Here’s a few images showing some of the process behind the creation of the Cubes I made for the recent Splore festival 2010 (see previous post). The brief and concept was all about creating something for festival goers to enjoy, interact, have fun and tie in with the theme of Midsummer Nights Dream 2050. An added essential was that it had to be able to survive 3 days with 7,000 people…
The concept I came up with was to build sixteen 40cm squared cubes with letters on several sides, patterns on another and one side that when fitted together correctly, formed a complete image.
Sketchy: As with 99.9% of my work it all begins in the sketchbook (or any handy piece of scrap paper that is closest to hand). Running through various ideas in quick doodle form to get them out of the mind and make space for new ideas. The above shows the image side of the cubes coming close to the final result. I often scribble notes and a few keywords or explanations around the place as extra reminders. Collecting reference materials is often the next step.
Fontacular: The process of selecting the type and font styles went through quite a few changes – from the initial idea of using one type throughout to the final result of selecting a wide diverse range of styles. The reason for this? My inital mock ups with one or two font styles felt just to subtle, too restricted and didn’t quite fit with the theme. Midsummer nights has a story that tells of losing indivuality and I loved the idea of really going with this and showing seperation in a physical sense – individual lettering, on individual sides, on individual cubes. There was also the puzzle deciding which letters and how many where going to be needed to really let people write what they wanted. Yeh I spent way too long thinking about what people might want to write and making sure it was possible!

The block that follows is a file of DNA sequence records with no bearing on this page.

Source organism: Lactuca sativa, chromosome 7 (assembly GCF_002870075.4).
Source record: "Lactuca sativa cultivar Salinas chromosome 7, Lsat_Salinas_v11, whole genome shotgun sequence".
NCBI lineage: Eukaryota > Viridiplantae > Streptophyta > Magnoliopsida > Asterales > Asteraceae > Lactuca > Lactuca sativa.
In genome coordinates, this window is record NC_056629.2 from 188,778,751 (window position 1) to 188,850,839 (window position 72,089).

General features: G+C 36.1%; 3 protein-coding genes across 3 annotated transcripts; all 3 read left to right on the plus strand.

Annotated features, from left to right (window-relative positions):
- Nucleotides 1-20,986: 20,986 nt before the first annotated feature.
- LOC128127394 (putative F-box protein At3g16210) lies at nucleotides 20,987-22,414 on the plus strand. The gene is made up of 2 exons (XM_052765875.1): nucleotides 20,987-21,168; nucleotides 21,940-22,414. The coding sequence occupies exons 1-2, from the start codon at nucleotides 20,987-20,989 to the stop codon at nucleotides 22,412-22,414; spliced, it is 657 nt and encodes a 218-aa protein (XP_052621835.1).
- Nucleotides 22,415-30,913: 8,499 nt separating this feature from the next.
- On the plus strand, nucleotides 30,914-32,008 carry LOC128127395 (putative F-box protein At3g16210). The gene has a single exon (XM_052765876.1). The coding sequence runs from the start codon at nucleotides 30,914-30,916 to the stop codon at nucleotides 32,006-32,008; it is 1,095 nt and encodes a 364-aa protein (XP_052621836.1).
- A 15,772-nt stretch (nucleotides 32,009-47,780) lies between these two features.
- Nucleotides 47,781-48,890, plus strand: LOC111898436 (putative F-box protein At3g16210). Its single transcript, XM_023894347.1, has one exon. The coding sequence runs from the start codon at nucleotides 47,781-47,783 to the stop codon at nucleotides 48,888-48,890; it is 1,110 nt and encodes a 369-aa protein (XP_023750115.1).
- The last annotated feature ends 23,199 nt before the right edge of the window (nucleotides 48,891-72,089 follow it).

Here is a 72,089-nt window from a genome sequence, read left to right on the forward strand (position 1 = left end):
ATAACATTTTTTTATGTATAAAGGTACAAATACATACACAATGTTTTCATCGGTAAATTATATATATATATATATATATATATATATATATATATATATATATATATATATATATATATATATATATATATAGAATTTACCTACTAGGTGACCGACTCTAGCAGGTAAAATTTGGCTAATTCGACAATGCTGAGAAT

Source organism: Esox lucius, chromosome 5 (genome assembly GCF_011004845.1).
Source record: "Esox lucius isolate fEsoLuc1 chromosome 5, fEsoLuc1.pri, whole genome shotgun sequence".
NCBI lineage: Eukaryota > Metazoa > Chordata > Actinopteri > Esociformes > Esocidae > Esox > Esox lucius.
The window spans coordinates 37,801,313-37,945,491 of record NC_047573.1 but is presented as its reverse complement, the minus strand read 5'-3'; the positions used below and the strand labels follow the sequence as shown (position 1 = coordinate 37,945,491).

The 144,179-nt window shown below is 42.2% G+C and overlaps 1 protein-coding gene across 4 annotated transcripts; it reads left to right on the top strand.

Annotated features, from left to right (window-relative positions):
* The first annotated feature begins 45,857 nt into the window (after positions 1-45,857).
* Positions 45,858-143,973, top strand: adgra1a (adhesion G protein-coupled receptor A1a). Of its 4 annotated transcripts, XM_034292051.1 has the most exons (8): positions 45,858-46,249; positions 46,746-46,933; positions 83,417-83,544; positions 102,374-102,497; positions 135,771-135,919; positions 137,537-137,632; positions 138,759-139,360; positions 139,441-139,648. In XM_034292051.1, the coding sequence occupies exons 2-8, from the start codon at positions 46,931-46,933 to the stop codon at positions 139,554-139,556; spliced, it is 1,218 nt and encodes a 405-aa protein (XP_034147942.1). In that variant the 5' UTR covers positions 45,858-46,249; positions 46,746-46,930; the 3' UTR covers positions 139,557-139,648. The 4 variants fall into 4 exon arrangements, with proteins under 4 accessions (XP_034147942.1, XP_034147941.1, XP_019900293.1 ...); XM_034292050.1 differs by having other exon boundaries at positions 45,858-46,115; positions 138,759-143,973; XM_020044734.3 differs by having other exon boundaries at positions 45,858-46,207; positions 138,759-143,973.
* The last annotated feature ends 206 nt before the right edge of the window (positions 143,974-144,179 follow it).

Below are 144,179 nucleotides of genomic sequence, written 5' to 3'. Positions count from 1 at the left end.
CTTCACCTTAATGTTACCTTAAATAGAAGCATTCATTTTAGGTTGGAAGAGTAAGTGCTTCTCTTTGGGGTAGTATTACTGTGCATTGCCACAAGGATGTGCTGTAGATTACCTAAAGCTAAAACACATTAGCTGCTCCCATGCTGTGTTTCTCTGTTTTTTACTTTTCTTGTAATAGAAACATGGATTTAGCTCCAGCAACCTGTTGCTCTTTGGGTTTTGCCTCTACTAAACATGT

Type was selected from existing fonts and also various book samples and type workings, scanning into the computer and vectoring in Illustrator:
Here’s the final image mocked up in Illustrator:
Building time: Once I’d got the lettering, patterns (oops sorry forgot to take shots of those!) and image finalised it was time to get busy making it a 3D reality. Initially the plan was to construct the cubes myself, but due to being the not so proud owner of a broken ankle this was pretty unrealistic. Luckily for me Lars is down the road and he helped me out massively by getting to work making the canvas of 16 plywood (12mm CD untreated) cubes.
Printing: To get the images onto the cubes I was going to laminate them on. But first I had to print onto a suitable material – the most economical way to do this was using basic tissue paper (rice paper is the slightly better alternative). I prepped all the files to tile in 20 cm wide strips and 40 cm long so I could run them through my standard A4 desktop printer. So after experimenting by cutting up endless amounts of tissue paper for hours, losing quite a few sheets to the printer, getting aforementioned paper out of the inside of the printer, running out of ink, customizing printer feed with a couple of old paint brushes as supports…I found a way of tacking the edges of the tissue paper to regular A4 so it would run through cleanly, Phew!
Laminating: Time to get toxic…with safety mask in hand (face?) and a scribbled layout plan, the carefully stacked tissue pages were placed onto their respective cubes in preparation for laminating.
I was using a solar/UV reactive polyurethane resin for this as it allowed me to lay everything up in shaded room and then expose it to the sun to harden extremely quickly. This let me keep goin with the process instead of waiting the usual few hours for hardening usually needed. Spent nearly 3 days in a darkened smelly room doing this…
Tidy up: Once a set of sides was complete I’d expose it the rays of light (aaaaahh fresh air!) let it harden, then clean up the edges in prep for the next sides. Here’s me getting busy in the garden…
Result! So after a few obstacles, extra things to work out on the way and much hopping around on one foot later, it was great to sit back and see the cubes become a reailty.
Well almost: Ok so now I realise I’ve missed out documenting the entire final stage of the process…masking off the patterns, spraying colours and spraying a final protective clear coat over all sides to help seal and protect from the elements…but if you’ve made it this far your probably quite glad there isn’t more! If you have any questions about the process just ask.
In action: Check out some photos of my cubes in action at the Splore festival 2010 over on my Flickr!